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Ayesha Hazarika’s Edinburgh diary: The most offensive thing about Boris’s burka joke? It wasn’t original

18 August 2018

9:00 AM

18 August 2018

9:00 AM

Taking my new stand-up show Girl on Girl to the Edinburgh festival this year and playing at the prestigious venue the Gilded Balloon, was hand on heart the most stressful thing I have ever done — and I lived through the Ed Stone. My nerves were off the scale. Will anyone come to see the show? Will it be a massive disaster? Is this a very public and expensive cry for help? Why don’t I just go on a yoga retreat? These are all the things which swirl round your head seconds before you go on stage. Stand-up is one of the hardest things you can do. It’s just you — there’s no one to hide behind and you live or die by your wit, words and performance. Doing Prime Minister’s Questions is probably the closest thing, but at least political leaders are guaranteed a packed house and people will definitely laugh at you at some point. One of my greatest fears is developing brain freeze and forgetting a chunk of my set, which happened to my former boss, Ed Miliband, in his final conference speech as party leader when he missed out the section about the deficit. I don’t want anyone to miss out on my deficit material, which of course I’ve cut considerably. Thankfully I remembered everything, people laughed at the right places, lots of people came (I even sold out on my final night) and my technician only fell asleep once. The whole thing has not been a disaster, so I’ll claim it as a success. Not bad considering my first preview three weeks earlier was so appalling that someone asked me if it was the first time I had tried stand-up. Hey, if I can cobble a passable comedy show together in three weeks, maybe there’s some hope for Brexit.

Speaking of Ed Miliband, he was also at Edinburgh with his hugely successful podcast Reasons to be Cheerful, which he hosts with Geoff Lloyd. It’s mad to think that just over three years ago, he was on course to be prime minister and I was going to be a senior Downing Street advisor. Now we’re both performing at a comedy festival. Life comes at you fast… After my first night, I was greeted at the stage door by my mates, agent, producer and PR team and I was loving being the centre of attention, until we all heard the unmistakable nasal tones of my former boss, who suddenly appeared out of nowhere. Before I could say ‘bacon sandwich’, I was left holding everyone’s bags and coats as they jostled to have pictures taken with Ed. Is there no justice?


As well as stand-up galore, Edinburgh provides a feast of culture which I love to sample. Henry Naylor is one of the most thought-provoking playwrights of our times and always produces a hit at the festival. This year’s offering, Games, tells the story of how Jewish athletes were treated by the Nazis in the 1930s. The themes of surging anti-Semitism and right-wing populism make it highly pertinent to today’s frenzied political climate. It also provides a sobering history lesson in light of the row engulfing Jeremy Corbyn, who was present when a wreath was laid for terrorists who murdered Israeli athletes in Munich in 1972. Some of his supporters should remind themselves of what Jewish people went through. And I say this respectfully as a Muslim who supports the Palestinian cause.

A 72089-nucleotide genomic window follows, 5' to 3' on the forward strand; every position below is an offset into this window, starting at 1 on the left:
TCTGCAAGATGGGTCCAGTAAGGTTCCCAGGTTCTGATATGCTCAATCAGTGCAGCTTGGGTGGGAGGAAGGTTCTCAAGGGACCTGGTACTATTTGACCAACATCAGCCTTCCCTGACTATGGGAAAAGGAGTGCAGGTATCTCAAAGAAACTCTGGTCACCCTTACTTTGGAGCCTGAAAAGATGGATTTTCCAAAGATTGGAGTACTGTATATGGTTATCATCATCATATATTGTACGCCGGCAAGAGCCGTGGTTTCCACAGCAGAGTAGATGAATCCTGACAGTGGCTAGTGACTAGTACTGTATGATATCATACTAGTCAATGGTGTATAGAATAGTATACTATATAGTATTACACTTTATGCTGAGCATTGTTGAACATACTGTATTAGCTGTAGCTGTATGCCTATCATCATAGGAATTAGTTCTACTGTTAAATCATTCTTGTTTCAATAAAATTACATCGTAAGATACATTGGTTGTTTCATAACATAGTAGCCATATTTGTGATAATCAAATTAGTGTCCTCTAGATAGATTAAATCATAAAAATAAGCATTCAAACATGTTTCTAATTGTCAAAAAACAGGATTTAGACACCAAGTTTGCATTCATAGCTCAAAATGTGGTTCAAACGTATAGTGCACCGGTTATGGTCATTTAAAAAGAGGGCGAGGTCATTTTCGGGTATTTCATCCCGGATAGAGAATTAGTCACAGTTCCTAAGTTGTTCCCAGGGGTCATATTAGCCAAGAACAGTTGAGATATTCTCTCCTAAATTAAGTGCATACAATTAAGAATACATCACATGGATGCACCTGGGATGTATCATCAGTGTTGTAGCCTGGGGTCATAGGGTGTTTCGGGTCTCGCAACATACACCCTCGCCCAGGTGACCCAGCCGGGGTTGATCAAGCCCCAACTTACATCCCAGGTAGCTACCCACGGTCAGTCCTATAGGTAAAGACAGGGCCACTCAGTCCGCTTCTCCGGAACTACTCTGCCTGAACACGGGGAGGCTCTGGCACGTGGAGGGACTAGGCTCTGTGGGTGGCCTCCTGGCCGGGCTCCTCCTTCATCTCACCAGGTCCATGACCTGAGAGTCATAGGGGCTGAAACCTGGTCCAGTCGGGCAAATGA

As a lefty Muslim female comic at the fringe, you can only imagine my reaction to Boris Johnson’s decision to do a ‘Trinny and Susannah’ on what Muslim women wear, for the lolz. A guy who looks like an exploded mop should be the last person doling out style advice. And let’s be honest, he’s about as funny as cancer. We all know this is a desperate ‘Hey, I spoke to Steve Bannon and he said do a Trumpian racist stunt’, which of course worked — and then he made some tea. There’s a great truth in British politics: powerful white chaps only get the teas in when there’s a TV crew. But the most offensive part of the whole thing was that Boris wasn’t even original. Stand-up Carey Marx told me he used to do a routine with that line but dropped it as eventually only the racists were laughing. Hmmm.

Following my bohemian break to Edinburgh, where I could look as scruffy as I like, stay up drinking until the wee hours and wear my hangover as a badge of honour, it was quite a shock to the system to be back in the make-up chair for my regular gig as a pundit on CNN Talk discussing international politics. On Monday, I tweeted out a picture of me getting my hair done with rollers and the resounding response was that I looked like Coronation Street’s Hilda Ogden. Tough crowd.

Girl on Girl will run at London’s Soho Theatre in October.


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